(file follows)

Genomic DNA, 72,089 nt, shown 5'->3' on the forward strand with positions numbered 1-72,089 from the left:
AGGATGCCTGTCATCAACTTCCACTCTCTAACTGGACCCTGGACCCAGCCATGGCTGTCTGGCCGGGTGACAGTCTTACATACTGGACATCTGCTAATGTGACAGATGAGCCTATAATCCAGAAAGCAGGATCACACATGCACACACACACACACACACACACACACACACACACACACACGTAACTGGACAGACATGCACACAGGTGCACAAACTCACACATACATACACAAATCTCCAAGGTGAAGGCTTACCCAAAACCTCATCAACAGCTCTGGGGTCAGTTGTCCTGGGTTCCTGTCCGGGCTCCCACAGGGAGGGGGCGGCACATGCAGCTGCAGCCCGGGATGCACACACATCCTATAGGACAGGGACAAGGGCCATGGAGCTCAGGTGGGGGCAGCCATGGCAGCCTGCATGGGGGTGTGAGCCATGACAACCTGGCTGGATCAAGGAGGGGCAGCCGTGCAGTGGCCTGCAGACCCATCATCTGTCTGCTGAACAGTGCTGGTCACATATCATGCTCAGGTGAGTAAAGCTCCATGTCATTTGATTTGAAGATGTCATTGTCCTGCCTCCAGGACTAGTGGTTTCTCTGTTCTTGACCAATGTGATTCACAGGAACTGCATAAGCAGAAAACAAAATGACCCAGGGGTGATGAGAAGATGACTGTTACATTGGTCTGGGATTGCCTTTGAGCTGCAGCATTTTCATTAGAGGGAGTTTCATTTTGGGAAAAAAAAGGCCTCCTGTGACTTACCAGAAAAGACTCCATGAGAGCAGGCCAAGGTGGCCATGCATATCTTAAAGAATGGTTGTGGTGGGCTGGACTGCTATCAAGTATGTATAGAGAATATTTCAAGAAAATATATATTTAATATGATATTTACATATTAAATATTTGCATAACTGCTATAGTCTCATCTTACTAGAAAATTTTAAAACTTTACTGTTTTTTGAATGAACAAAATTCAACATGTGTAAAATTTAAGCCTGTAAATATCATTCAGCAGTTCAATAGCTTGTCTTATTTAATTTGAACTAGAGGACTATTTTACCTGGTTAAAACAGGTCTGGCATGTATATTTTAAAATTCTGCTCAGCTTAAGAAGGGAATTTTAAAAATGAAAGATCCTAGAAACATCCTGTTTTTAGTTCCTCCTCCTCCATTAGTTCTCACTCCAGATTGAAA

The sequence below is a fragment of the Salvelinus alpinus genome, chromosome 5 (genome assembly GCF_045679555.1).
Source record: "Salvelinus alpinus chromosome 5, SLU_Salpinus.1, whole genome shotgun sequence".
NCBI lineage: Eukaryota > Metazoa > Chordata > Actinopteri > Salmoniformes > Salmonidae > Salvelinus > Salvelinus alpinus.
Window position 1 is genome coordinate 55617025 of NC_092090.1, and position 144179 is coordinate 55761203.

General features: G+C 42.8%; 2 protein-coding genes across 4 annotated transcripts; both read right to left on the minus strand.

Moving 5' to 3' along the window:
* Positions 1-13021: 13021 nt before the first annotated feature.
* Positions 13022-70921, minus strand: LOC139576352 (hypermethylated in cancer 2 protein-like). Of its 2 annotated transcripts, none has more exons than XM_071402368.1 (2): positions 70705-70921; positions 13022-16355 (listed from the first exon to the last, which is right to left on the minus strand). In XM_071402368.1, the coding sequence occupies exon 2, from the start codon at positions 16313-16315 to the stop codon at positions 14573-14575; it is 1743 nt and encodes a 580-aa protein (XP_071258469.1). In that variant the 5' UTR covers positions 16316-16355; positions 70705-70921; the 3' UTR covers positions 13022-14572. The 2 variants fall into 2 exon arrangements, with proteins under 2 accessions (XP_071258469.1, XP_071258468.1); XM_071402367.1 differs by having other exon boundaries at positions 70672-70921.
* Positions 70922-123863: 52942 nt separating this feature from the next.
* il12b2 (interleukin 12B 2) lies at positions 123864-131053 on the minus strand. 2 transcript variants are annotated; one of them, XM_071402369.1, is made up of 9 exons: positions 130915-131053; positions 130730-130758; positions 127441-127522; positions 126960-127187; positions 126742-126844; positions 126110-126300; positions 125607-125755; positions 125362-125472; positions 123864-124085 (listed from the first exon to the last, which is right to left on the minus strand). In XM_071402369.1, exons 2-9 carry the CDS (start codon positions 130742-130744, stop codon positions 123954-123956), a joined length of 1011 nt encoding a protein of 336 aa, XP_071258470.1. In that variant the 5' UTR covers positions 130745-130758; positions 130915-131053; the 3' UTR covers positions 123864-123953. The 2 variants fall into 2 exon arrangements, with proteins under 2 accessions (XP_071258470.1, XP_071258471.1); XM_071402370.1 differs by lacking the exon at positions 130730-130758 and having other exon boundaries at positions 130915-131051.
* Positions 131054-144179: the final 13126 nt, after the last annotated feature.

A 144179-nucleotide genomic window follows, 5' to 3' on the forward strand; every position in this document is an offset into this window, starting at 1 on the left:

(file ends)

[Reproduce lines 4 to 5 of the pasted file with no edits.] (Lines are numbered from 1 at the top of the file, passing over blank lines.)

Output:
Source record: "Salvelinus alpinus chromosome 5, SLU_Salpinus.1, whole genome shotgun sequence".
NCBI lineage: Eukaryota > Metazoa > Chordata > Actinopteri > Salmoniformes > Salmonidae > Salvelinus > Salvelinus alpinus.